Thus, something like is so painfully overused that you would be better off leaving that headline blank.
Or, as we like to say: "The First Rule of Online Profiles Is Don't Talk About Online Profiles! It's a time-waster and it weakens your online poise. Some online dating searchers entirely skip over the text in your profile and go straight to the picture. But everyone sneaks some kind of first look at the pictures. In fact, whenever we see studio photographs in a profile, we recommend that our clients remove them entirely.
" And if you don't get any of that, you need to brush up on your film lore. But: cynicism, glibness, and sarcasm don't translate well to the page; or the screen, as it is.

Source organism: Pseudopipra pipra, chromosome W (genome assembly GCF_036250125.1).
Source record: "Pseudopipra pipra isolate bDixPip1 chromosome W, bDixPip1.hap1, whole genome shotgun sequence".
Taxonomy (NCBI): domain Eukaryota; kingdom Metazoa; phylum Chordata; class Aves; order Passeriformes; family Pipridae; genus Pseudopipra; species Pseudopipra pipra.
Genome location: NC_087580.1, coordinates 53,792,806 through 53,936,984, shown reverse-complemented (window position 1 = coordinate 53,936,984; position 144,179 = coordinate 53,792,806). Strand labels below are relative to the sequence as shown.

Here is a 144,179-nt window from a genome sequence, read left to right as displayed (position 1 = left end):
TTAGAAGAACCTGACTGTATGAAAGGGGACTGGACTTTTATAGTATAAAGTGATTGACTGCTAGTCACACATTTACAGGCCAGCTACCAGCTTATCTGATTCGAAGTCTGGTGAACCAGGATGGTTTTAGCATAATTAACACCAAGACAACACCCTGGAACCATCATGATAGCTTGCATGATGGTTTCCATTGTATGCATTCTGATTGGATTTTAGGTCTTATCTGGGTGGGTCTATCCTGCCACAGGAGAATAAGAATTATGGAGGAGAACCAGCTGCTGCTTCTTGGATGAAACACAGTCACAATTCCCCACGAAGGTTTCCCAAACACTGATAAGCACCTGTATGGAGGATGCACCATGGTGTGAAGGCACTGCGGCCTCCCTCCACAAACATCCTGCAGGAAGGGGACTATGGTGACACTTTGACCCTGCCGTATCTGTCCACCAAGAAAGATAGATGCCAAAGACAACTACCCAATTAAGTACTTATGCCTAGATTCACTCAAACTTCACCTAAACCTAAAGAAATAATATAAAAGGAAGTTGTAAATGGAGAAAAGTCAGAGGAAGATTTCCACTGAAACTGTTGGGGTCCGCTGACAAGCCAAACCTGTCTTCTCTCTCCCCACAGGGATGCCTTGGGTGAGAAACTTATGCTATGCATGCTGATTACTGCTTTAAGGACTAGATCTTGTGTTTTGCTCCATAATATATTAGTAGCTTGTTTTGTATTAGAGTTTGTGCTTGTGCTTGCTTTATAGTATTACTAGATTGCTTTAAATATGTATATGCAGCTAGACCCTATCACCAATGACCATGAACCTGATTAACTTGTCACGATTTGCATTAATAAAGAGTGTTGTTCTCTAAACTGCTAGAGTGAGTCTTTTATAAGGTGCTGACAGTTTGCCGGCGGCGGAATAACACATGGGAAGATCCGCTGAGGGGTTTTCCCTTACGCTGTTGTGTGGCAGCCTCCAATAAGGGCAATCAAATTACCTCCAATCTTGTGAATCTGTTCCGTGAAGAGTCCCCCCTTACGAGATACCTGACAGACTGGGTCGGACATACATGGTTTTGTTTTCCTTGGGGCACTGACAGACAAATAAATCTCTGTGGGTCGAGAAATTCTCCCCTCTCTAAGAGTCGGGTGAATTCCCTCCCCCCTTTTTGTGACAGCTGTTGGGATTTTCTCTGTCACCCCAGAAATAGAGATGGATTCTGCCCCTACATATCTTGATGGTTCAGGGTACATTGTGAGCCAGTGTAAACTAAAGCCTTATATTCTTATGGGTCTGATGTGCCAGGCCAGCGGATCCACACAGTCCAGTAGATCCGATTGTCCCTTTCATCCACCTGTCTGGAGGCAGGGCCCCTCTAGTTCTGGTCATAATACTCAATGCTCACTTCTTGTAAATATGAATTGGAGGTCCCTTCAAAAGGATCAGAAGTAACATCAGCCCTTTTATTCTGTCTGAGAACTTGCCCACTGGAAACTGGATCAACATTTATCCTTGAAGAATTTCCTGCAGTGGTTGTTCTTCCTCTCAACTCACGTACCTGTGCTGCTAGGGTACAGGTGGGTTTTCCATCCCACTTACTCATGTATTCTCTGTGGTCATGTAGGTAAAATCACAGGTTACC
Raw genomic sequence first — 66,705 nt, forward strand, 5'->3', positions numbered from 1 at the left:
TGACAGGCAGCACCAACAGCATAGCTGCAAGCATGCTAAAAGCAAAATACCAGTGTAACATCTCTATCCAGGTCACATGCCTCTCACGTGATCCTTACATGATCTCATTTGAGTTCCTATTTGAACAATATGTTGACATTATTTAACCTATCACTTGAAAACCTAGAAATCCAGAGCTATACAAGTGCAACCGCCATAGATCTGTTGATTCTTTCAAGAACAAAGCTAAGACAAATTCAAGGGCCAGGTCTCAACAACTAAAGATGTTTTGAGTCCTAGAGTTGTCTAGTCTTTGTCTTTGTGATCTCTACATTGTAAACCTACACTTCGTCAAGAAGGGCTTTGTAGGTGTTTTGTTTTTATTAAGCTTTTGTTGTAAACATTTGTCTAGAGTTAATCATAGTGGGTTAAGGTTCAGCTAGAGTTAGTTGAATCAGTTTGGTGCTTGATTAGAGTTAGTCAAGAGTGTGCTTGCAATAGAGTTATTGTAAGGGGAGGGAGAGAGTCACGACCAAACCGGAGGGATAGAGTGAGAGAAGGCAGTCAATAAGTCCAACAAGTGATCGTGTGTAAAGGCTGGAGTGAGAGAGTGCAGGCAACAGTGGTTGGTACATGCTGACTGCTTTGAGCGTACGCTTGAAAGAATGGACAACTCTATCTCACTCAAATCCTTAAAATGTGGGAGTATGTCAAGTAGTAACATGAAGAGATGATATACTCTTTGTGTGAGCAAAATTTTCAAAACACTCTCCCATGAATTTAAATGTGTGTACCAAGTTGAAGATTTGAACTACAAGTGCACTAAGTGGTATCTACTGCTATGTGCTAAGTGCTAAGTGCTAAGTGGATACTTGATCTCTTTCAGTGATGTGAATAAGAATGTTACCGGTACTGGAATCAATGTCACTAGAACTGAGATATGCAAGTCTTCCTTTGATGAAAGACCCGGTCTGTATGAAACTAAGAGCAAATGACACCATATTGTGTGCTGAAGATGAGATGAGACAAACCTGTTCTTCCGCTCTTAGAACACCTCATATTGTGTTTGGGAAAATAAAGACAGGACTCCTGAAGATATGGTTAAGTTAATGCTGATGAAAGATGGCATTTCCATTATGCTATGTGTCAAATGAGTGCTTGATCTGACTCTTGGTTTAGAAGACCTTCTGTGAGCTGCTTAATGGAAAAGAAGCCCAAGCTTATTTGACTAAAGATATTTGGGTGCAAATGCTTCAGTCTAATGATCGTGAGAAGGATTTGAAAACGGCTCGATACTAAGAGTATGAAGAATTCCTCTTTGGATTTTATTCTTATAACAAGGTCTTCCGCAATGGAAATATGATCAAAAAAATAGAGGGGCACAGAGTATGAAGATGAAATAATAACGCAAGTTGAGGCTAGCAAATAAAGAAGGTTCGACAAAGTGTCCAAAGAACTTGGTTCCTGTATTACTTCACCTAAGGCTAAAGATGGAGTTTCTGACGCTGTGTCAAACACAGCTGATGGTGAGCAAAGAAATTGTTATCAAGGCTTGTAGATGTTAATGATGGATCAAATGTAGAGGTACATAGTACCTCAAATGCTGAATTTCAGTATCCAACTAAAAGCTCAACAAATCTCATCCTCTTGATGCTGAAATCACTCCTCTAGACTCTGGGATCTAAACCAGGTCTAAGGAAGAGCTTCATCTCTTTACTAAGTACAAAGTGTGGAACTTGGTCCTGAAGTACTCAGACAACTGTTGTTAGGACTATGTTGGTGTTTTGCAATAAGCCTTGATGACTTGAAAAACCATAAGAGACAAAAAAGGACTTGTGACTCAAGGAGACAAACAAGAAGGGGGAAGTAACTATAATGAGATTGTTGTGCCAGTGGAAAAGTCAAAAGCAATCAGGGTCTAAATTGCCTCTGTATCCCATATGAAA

They resonate about fifty times stronger and uglier than you intended. A few are immediate interest-killers, and a few others simply give your profile a bad smell.
After all, you probably left a relationship where the other person did things that drove your crazy.
It is fine to think these things and to ultimately judge suitors or suitees by your personal standards.
♨ Russell Faust - definitely memorable, made me want to click on the link to learn more about him.
I also pulled some interesting headlines from my fellow The Linked In takers (the challenge is headed by Sarah Santacroce). ♨ Catherine Crow - a great alternative to a 'Social Media Consultant', don't you think?
When you first create your Linked In account, your Linked In headline is populated with your current job title and company name.
If you think that's what your Linked In headline is for, you are sorely mistaken.